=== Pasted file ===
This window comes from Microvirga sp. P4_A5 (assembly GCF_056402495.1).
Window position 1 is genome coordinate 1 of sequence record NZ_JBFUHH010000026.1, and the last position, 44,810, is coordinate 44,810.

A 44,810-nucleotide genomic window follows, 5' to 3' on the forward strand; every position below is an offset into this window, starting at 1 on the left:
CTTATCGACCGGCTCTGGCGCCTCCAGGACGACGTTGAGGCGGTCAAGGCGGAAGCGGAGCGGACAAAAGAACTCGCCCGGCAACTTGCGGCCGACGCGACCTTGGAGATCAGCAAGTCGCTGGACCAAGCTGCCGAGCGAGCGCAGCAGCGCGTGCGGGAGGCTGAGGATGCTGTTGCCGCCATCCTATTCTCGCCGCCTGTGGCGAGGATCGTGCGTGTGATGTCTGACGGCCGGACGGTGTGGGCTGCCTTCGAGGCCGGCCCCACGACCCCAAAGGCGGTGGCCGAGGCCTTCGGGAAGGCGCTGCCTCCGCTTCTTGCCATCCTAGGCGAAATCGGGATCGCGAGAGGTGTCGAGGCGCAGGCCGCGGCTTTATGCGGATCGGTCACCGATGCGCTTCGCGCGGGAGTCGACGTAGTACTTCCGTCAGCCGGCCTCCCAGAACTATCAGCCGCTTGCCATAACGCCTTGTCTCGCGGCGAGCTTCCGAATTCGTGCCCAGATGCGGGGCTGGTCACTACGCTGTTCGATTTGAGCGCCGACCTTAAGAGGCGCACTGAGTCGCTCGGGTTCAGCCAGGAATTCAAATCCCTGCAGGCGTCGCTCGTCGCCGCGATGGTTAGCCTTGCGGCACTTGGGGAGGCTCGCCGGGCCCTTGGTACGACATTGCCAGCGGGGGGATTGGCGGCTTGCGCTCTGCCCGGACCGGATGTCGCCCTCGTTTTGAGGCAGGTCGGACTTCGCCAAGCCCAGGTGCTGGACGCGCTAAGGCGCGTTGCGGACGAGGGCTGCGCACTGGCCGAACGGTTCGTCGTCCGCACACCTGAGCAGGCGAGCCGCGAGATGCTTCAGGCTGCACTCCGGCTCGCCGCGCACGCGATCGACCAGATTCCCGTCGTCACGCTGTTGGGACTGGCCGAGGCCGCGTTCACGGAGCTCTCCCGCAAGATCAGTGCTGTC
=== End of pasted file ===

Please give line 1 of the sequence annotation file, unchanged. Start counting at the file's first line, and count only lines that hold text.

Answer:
This window comes from Microvirga sp. P4_A5 (assembly GCF_056402495.1).